And all we had to do to adapt a mouse behavior to an octopus behavior was take the exact same tank, divide it up in exactly the same way, and just fill it up with water instead of no water. It was much easier to go between the two than I had worried it might be.

Another practical question: where does one buy ecstasy for octopuses?

We had been working on ecstasy in mice for the last three or four years. You have to have a Schedule 1 license because MDMA is illegal. And it’s not just a little illegal, it’s as illegal as a drug can be. It took us about a year to get all that licensing. The DEA had to send people over to make sure that our lab was properly equipped to safely and securely store the drug, and we had to show them that we were taking accurate logs and everybody who was going to be handling the drug had to be vetted. So we already had MDMA in the lab.

But because we weren’t sure how much we were going to need, we contacted the organization MAPS, which is funding the human clinical trials, and asked them to send us the drug. They just gave it to us because the amount that you would give to an animal is so ridiculously small compared to what you would give to a human. I think they were really curious, because they didn’t know anything about octopuses. They asked, “Are they going to give an eight-armed hug?” I said, “We’re just hoping they won’t kill each other.” And they were like, “What? Octopuses would kill each other if you didn’t give them MDMA?” And I said, “Yeah, maybe, they’re pretty asocial.” So that was fun. They loved the results.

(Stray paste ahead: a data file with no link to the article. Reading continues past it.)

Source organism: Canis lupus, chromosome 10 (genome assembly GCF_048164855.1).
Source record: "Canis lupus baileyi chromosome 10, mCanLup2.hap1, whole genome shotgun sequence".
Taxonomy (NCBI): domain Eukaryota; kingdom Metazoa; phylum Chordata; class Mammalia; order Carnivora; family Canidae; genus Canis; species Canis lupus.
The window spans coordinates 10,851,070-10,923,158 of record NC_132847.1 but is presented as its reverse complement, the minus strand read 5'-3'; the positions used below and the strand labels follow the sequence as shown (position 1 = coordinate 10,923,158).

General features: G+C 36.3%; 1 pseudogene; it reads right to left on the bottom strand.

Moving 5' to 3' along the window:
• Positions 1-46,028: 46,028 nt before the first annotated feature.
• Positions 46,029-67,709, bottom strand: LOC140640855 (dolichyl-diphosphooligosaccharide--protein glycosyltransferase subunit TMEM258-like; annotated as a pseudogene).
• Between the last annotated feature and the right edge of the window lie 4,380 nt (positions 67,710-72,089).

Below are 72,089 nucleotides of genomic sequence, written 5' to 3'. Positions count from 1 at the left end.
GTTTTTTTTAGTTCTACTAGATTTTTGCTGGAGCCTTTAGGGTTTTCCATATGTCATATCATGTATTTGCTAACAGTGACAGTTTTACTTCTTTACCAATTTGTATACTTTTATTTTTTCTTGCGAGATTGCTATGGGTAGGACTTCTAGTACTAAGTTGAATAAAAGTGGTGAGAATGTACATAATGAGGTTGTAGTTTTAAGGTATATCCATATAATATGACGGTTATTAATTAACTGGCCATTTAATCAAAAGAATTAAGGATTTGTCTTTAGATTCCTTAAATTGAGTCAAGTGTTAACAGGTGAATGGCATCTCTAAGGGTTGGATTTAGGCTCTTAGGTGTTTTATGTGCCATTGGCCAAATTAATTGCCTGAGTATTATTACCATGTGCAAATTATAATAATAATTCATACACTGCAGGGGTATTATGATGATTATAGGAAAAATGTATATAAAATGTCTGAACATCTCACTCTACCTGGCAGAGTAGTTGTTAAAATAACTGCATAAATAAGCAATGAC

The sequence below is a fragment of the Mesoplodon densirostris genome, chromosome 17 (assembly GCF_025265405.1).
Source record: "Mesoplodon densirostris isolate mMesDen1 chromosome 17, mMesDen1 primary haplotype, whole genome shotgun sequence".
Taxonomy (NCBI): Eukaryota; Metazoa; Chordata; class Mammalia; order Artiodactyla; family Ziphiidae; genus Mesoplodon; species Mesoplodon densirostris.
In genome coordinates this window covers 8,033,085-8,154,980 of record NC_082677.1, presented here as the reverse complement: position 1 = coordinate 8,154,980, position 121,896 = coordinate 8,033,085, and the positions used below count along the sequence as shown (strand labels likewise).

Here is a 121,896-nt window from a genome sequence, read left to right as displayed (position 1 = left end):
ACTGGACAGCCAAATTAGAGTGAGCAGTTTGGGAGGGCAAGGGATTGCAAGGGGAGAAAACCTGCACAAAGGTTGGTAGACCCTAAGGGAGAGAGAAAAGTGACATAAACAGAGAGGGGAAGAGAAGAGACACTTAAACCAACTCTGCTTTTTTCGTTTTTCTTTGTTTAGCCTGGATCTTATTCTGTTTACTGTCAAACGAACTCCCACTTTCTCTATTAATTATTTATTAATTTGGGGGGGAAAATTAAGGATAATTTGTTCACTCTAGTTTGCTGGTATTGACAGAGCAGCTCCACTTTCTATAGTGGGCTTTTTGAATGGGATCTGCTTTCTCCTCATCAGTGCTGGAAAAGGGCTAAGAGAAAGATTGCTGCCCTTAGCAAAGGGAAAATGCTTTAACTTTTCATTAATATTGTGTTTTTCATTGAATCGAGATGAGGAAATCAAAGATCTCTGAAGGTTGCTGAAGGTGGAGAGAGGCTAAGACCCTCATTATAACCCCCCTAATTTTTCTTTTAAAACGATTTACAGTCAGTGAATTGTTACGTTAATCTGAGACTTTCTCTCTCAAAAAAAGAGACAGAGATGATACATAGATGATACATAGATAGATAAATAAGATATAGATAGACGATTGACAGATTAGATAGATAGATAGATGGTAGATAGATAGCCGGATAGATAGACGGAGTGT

Most people think of MDMA as a recreational drug, but it’s being studied for treating mental health issues in humans like PTSD. Is there anything about the work with octopuses that might inform or model medical treatment?

People are seeing some pretty amazing benefits of giving MDMA for psychotherapy. And yet we don’t know exactly how it works. We have a good idea of the first steps, like what it binds to. But what happens after that, and why the effects are so profound and why they last so long--we really don’t have much idea. So that’s what inspired our mouse studies.

MDMA molecule